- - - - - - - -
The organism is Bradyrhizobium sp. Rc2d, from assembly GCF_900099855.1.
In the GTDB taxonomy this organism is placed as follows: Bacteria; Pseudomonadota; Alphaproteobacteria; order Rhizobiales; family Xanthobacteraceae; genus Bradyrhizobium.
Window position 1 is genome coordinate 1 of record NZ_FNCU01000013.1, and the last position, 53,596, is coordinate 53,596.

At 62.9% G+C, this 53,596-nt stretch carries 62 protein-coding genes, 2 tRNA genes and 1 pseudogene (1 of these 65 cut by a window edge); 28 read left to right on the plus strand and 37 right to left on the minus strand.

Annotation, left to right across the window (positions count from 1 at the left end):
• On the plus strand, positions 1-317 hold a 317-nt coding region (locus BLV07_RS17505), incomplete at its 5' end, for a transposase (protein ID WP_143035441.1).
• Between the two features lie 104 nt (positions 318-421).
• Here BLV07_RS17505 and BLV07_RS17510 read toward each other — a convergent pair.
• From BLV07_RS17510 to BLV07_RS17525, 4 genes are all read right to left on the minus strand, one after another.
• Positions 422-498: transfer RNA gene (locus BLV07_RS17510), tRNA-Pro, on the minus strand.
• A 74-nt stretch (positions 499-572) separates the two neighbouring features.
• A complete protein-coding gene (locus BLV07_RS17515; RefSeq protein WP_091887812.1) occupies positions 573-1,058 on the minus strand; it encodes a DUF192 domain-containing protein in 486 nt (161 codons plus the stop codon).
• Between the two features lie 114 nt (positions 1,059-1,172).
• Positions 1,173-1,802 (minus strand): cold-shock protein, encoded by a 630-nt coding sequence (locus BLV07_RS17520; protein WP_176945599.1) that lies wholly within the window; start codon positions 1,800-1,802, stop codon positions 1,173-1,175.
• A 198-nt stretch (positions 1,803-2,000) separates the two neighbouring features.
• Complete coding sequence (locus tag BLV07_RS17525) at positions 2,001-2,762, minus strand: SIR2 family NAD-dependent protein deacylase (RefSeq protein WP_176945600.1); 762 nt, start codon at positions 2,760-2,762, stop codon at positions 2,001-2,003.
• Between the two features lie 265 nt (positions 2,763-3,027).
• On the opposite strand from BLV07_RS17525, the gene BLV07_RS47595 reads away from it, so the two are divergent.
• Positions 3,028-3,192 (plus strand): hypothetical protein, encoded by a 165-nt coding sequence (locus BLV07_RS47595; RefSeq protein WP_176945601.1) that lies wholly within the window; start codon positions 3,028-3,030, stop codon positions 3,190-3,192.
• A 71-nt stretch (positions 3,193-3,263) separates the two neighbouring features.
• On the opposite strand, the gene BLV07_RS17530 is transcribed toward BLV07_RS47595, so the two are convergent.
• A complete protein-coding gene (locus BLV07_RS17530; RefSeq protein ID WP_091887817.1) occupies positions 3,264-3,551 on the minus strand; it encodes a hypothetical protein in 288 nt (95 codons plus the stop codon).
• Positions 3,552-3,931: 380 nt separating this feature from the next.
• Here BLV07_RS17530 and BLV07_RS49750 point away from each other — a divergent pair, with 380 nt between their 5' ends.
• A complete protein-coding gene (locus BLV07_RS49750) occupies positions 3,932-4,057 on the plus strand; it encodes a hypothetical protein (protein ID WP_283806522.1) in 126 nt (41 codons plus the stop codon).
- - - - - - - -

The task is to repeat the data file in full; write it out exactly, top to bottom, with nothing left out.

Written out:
The organism is Bradyrhizobium sp. Rc2d, from assembly GCF_900099855.1.
In the GTDB taxonomy this organism is placed as follows: Bacteria; Pseudomonadota; Alphaproteobacteria; order Rhizobiales; family Xanthobacteraceae; genus Bradyrhizobium.
Window position 1 is genome coordinate 1 of record NZ_FNCU01000013.1, and the last position, 53,596, is coordinate 53,596.

At 62.9% G+C, this 53,596-nt stretch carries 62 protein-coding genes, 2 tRNA genes and 1 pseudogene (1 of these 65 cut by a window edge); 28 read left to right on the plus strand and 37 right to left on the minus strand.

Annotation, left to right across the window (positions count from 1 at the left end):
• On the plus strand, positions 1-317 hold a 317-nt coding region (locus BLV07_RS17505), incomplete at its 5' end, for a transposase (protein ID WP_143035441.1).
• Between the two features lie 104 nt (positions 318-421).
• Here BLV07_RS17505 and BLV07_RS17510 read toward each other — a convergent pair.
• From BLV07_RS17510 to BLV07_RS17525, 4 genes are all read right to left on the minus strand, one after another.
• Positions 422-498: transfer RNA gene (locus BLV07_RS17510), tRNA-Pro, on the minus strand.
• A 74-nt stretch (positions 499-572) separates the two neighbouring features.
• A complete protein-coding gene (locus BLV07_RS17515; RefSeq protein WP_091887812.1) occupies positions 573-1,058 on the minus strand; it encodes a DUF192 domain-containing protein in 486 nt (161 codons plus the stop codon).
• Between the two features lie 114 nt (positions 1,059-1,172).
• Positions 1,173-1,802 (minus strand): cold-shock protein, encoded by a 630-nt coding sequence (locus BLV07_RS17520; protein WP_176945599.1) that lies wholly within the window; start codon positions 1,800-1,802, stop codon positions 1,173-1,175.
• A 198-nt stretch (positions 1,803-2,000) separates the two neighbouring features.
• Complete coding sequence (locus tag BLV07_RS17525) at positions 2,001-2,762, minus strand: SIR2 family NAD-dependent protein deacylase (RefSeq protein WP_176945600.1); 762 nt, start codon at positions 2,760-2,762, stop codon at positions 2,001-2,003.
• Between the two features lie 265 nt (positions 2,763-3,027).
• On the opposite strand from BLV07_RS17525, the gene BLV07_RS47595 reads away from it, so the two are divergent.
• Positions 3,028-3,192 (plus strand): hypothetical protein, encoded by a 165-nt coding sequence (locus BLV07_RS47595; RefSeq protein WP_176945601.1) that lies wholly within the window; start codon positions 3,028-3,030, stop codon positions 3,190-3,192.
• A 71-nt stretch (positions 3,193-3,263) separates the two neighbouring features.
• On the opposite strand, the gene BLV07_RS17530 is transcribed toward BLV07_RS47595, so the two are convergent.
• A complete protein-coding gene (locus BLV07_RS17530; RefSeq protein ID WP_091887817.1) occupies positions 3,264-3,551 on the minus strand; it encodes a hypothetical protein in 288 nt (95 codons plus the stop codon).
• Positions 3,552-3,931: 380 nt separating this feature from the next.
• Here BLV07_RS17530 and BLV07_RS49750 point away from each other — a divergent pair, with 380 nt between their 5' ends.
• A complete protein-coding gene (locus BLV07_RS49750) occupies positions 3,932-4,057 on the plus strand; it encodes a hypothetical protein (protein ID WP_283806522.1) in 126 nt (41 codons plus the stop codon).